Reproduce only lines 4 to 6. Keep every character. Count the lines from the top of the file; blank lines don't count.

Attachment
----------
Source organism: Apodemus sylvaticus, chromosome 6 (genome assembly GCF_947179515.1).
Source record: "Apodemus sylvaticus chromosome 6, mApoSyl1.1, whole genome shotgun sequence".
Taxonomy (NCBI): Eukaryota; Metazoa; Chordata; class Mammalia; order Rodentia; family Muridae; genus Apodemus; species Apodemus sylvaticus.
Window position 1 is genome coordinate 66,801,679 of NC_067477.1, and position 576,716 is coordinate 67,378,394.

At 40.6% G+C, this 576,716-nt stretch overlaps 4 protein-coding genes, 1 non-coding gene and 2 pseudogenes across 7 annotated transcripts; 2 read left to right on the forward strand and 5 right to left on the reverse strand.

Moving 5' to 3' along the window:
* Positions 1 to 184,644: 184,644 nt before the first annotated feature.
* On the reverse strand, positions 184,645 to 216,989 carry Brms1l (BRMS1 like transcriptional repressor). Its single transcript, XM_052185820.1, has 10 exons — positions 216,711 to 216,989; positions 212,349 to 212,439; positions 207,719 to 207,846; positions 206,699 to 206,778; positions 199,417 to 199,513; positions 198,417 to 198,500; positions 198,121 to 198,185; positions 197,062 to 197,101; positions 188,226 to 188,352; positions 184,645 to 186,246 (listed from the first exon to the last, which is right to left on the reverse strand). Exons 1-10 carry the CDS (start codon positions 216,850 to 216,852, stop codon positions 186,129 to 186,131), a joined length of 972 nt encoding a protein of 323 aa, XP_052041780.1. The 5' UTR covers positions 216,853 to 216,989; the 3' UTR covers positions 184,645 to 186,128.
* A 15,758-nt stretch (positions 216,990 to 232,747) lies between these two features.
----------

Window position 1 is genome coordinate 66,801,679 of NC_067477.1, and position 576,716 is coordinate 67,378,394.

At 40.6% G+C, this 576,716-nt stretch overlaps 4 protein-coding genes, 1 non-coding gene and 2 pseudogenes across 7 annotated transcripts; 2 read left to right on the forward strand and 5 right to left on the reverse strand.

Moving 5' to 3' along the window: